Deal or no deal: what will price-comparison do to wholesale?

Deal or no deal: what will price-comparison do to wholesale?

Price-comparison websites have hit the wholesale channel, but what will the cost be of putting confidential price files in the public domain? ELIT ROWLAND reports

To be compared or not to be compared? That’s the question that wholesalers will need to consider as price-comparison websites hit the channel, promising retailers, caterers and foodservice outlets the chance to see which are the most competitively priced operators. But with wholesalers offering a complex system of price files and tailored price packages, will the concept really work?

There are currently two main price-comparison websites for wholesalers’ customers. The first, www.improve­thatprice.com, started out last year as a price-comparison site for professional caterers. Today, it has branched out into grocery and offers a price-tracking tool that emails you when the lowest cost of an item drops; it also features a report that comparesprices by key categories.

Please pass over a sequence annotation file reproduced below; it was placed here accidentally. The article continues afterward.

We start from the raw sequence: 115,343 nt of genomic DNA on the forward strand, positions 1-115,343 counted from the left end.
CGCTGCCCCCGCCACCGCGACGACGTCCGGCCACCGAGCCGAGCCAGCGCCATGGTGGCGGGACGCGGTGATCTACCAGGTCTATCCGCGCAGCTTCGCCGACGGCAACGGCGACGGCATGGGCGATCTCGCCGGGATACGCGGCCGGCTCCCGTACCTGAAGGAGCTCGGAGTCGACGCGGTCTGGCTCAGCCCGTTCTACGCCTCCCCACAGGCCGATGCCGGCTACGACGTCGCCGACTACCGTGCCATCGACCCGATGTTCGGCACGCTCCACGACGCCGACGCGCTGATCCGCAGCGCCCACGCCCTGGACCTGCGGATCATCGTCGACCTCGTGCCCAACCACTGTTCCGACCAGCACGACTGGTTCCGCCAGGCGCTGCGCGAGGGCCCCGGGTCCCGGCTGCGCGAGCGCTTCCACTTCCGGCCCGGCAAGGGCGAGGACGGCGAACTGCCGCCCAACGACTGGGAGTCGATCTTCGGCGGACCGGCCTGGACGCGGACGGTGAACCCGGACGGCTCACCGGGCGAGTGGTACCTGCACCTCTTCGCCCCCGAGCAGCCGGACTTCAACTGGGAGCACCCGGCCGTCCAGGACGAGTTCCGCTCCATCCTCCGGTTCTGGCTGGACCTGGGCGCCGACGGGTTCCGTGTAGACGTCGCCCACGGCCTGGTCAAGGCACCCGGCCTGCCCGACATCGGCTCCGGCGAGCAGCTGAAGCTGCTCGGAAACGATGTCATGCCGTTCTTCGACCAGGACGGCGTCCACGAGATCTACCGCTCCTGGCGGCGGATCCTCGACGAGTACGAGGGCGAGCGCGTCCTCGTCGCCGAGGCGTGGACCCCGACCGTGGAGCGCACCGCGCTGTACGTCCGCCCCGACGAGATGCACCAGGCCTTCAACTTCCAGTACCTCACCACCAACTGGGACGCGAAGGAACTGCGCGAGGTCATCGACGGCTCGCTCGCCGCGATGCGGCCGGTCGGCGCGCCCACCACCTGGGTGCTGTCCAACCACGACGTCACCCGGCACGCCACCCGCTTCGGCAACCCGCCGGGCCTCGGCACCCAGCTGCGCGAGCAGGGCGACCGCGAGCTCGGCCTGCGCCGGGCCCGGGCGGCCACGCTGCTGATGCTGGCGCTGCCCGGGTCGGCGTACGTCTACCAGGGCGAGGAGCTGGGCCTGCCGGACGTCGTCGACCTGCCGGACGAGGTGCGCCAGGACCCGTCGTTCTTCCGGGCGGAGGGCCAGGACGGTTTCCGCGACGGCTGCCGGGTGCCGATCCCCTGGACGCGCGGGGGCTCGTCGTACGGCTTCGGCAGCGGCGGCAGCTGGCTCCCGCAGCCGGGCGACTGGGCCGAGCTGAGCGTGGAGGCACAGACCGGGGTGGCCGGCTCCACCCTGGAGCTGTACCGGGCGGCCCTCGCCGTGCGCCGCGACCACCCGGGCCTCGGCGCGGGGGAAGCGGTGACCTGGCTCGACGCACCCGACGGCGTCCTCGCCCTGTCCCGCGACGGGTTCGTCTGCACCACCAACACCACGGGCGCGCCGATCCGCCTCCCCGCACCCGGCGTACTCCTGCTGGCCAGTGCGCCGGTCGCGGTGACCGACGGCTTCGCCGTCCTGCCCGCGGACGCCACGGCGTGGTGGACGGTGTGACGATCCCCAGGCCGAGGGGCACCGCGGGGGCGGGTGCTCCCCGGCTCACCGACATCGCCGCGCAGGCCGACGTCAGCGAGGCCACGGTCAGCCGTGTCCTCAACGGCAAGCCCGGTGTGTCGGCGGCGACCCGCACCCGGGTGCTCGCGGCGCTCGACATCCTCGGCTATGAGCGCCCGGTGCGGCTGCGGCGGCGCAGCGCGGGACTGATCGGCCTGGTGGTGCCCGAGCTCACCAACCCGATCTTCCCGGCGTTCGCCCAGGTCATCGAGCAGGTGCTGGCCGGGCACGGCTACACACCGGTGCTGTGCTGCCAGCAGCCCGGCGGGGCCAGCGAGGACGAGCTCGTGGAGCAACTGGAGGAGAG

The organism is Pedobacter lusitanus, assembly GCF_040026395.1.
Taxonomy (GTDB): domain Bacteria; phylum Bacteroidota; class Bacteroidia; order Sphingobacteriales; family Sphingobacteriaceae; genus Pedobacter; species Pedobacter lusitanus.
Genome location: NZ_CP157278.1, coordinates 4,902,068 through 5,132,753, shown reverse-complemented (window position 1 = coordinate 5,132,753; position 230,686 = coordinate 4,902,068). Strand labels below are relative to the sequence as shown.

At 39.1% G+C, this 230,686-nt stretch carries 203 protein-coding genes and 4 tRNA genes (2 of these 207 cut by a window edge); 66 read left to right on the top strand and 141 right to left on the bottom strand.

The second, www.comparethewhole­saler.com, which claims to have 20,000 pre-registered subscribers, is aimed at independent retailers and will launch this month. The website, which is free to join, will compare prices of 100 beacon brands across cash & carries in the UK.

 Lack of accuracy?

To the average person, comparing everyday pricing on key brands in the cash & carry channel could seem straightforward, particularly if you don’t have to consider the cost of delivery. But with tailored packages for different customers across different channels, price-comparison could start to get messy. It certainly sparked a heated debate on Better Wholesaling’s LinkedIn discussion group, where Jason Finch, director of Port80 Wholesale Technology, argued: “Many wholesalers have discount schemes and over-riders based on volume purchase. How, then, do any of these sites hope to be accurate?”